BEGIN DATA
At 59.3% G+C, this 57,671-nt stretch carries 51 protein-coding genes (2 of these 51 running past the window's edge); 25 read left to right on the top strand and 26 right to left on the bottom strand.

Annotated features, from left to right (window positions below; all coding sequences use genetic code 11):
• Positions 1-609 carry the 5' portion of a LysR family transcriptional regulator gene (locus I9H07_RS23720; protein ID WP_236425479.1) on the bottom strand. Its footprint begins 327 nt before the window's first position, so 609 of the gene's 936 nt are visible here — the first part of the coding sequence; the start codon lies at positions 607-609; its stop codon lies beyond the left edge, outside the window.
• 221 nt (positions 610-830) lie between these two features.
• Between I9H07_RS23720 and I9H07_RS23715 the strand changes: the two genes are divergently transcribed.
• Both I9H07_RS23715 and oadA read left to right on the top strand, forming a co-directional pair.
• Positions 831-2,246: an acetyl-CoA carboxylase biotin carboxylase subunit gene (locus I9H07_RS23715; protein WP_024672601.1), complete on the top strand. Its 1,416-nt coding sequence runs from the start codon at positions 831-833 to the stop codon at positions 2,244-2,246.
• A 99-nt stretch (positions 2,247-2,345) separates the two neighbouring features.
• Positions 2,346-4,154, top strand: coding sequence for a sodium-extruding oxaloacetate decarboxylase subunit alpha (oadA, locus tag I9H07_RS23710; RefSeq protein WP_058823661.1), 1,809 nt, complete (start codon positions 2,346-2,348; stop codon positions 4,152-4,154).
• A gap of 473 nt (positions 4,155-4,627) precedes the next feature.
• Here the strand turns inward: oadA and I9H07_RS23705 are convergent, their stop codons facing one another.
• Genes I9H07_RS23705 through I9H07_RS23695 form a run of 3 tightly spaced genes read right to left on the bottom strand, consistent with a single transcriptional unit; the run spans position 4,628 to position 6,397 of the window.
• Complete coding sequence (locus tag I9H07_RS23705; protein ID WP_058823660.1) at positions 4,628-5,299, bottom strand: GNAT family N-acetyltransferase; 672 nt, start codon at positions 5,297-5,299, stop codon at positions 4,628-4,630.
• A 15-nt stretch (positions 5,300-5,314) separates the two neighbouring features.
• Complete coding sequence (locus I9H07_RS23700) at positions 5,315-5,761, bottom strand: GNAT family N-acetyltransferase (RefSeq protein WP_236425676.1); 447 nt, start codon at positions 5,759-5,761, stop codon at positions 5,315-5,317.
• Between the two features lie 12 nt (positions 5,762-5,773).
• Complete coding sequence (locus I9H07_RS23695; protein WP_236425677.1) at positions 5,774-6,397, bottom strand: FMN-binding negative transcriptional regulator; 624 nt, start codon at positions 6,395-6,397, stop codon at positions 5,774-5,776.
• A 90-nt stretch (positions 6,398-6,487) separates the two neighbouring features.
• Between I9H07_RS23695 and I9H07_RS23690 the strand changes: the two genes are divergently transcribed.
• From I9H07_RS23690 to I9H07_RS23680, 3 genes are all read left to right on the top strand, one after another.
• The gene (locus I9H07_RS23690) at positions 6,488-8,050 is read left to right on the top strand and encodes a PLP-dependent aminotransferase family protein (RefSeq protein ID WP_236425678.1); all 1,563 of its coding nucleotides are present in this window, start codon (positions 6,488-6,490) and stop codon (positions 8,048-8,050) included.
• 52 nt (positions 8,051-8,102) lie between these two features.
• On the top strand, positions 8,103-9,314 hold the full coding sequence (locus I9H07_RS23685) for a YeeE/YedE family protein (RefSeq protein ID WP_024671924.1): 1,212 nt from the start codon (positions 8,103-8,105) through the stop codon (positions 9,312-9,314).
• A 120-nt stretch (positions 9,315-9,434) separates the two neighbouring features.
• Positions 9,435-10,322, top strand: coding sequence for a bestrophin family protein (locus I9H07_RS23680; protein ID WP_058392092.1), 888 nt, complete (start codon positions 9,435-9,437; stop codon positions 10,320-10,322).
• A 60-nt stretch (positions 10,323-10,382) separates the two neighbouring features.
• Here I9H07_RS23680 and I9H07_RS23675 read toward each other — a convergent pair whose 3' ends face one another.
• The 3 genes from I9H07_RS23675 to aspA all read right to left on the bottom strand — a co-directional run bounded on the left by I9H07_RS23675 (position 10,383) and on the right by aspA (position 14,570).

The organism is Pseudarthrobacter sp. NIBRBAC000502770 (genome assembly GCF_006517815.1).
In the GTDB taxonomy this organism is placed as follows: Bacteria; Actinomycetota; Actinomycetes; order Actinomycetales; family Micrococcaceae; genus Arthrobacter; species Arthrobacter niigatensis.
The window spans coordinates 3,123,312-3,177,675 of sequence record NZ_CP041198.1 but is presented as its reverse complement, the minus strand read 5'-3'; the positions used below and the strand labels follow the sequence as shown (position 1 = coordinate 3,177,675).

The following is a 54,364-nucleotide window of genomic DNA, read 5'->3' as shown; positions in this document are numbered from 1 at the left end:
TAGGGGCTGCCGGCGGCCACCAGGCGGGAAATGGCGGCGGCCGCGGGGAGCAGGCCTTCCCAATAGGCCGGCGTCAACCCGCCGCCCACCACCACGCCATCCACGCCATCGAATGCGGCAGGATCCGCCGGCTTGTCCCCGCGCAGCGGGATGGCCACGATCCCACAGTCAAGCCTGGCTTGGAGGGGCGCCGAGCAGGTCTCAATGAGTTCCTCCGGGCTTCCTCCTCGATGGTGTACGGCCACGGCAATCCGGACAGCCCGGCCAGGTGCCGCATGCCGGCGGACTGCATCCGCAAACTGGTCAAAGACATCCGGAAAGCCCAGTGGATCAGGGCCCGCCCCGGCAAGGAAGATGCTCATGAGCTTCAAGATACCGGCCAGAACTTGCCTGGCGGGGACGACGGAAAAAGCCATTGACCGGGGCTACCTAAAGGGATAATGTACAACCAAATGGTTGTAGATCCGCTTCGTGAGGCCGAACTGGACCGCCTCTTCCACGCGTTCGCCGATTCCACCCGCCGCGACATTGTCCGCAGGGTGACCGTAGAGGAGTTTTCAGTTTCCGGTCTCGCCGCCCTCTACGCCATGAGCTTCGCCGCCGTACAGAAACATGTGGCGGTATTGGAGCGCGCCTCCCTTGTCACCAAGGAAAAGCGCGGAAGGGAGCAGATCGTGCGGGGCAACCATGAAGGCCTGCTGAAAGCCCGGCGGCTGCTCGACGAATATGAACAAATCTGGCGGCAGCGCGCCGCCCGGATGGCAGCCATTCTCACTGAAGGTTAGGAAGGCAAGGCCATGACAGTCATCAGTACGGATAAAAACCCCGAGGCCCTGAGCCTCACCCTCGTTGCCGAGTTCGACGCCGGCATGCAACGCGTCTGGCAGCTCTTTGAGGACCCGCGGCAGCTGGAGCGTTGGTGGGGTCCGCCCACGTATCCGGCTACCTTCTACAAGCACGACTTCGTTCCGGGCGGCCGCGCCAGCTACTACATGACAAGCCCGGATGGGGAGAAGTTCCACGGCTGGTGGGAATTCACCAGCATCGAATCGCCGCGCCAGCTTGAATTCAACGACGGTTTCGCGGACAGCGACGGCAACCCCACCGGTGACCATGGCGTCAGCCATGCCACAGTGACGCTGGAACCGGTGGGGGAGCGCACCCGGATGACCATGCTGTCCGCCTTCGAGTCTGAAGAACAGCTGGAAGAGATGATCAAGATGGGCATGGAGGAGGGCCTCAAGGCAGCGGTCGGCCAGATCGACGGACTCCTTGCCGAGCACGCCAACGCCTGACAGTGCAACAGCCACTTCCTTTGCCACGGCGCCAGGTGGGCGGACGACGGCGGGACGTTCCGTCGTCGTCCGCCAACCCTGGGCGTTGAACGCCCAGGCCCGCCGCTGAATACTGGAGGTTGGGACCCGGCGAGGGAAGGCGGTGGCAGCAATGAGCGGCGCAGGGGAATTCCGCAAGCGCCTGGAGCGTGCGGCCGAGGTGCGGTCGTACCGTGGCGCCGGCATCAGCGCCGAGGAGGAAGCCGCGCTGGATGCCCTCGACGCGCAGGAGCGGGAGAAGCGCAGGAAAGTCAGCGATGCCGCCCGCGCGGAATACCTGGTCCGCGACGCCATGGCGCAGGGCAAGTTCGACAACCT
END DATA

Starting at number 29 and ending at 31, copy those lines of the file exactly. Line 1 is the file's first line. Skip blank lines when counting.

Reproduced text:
The organism is Pseudarthrobacter sp. NIBRBAC000502770 (genome assembly GCF_006517815.1).
In the GTDB taxonomy this organism is placed as follows: Bacteria; Actinomycetota; Actinomycetes; order Actinomycetales; family Micrococcaceae; genus Arthrobacter; species Arthrobacter niigatensis.
The window spans coordinates 3,123,312-3,177,675 of sequence record NZ_CP041198.1 but is presented as its reverse complement, the minus strand read 5'-3'; the positions used below and the strand labels follow the sequence as shown (position 1 = coordinate 3,177,675).